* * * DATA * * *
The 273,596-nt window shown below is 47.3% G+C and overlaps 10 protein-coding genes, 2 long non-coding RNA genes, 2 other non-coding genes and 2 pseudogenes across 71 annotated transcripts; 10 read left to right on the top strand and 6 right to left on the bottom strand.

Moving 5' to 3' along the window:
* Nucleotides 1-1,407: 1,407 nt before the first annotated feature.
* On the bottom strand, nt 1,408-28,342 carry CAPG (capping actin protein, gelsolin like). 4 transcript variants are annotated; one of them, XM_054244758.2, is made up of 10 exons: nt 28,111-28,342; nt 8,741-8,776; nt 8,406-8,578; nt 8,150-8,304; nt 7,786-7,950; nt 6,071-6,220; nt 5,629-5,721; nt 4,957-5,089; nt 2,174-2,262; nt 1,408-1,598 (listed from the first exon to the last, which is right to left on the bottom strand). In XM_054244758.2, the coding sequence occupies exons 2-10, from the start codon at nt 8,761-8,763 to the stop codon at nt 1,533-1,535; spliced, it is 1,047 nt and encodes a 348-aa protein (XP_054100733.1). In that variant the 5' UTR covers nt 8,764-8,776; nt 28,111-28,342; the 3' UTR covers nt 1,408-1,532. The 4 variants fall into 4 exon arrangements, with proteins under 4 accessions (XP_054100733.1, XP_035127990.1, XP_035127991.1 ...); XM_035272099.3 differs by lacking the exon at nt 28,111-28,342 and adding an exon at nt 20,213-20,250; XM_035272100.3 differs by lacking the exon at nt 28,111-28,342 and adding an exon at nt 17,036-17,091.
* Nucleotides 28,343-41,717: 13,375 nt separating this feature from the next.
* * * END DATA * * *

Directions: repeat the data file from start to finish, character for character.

The 273,596-nt window shown below is 47.3% G+C and overlaps 10 protein-coding genes, 2 long non-coding RNA genes, 2 other non-coding genes and 2 pseudogenes across 71 annotated transcripts; 10 read left to right on the top strand and 6 right to left on the bottom strand.

Moving 5' to 3' along the window:
* Nucleotides 1-1,407: 1,407 nt before the first annotated feature.
* On the bottom strand, nt 1,408-28,342 carry CAPG (capping actin protein, gelsolin like). 4 transcript variants are annotated; one of them, XM_054244758.2, is made up of 10 exons: nt 28,111-28,342; nt 8,741-8,776; nt 8,406-8,578; nt 8,150-8,304; nt 7,786-7,950; nt 6,071-6,220; nt 5,629-5,721; nt 4,957-5,089; nt 2,174-2,262; nt 1,408-1,598 (listed from the first exon to the last, which is right to left on the bottom strand). In XM_054244758.2, the coding sequence occupies exons 2-10, from the start codon at nt 8,761-8,763 to the stop codon at nt 1,533-1,535; spliced, it is 1,047 nt and encodes a 348-aa protein (XP_054100733.1). In that variant the 5' UTR covers nt 8,764-8,776; nt 28,111-28,342; the 3' UTR covers nt 1,408-1,532. The 4 variants fall into 4 exon arrangements, with proteins under 4 accessions (XP_054100733.1, XP_035127990.1, XP_035127991.1 ...); XM_035272099.3 differs by lacking the exon at nt 28,111-28,342 and adding an exon at nt 20,213-20,250; XM_035272100.3 differs by lacking the exon at nt 28,111-28,342 and adding an exon at nt 17,036-17,091.
* Nucleotides 28,343-41,717: 13,375 nt separating this feature from the next.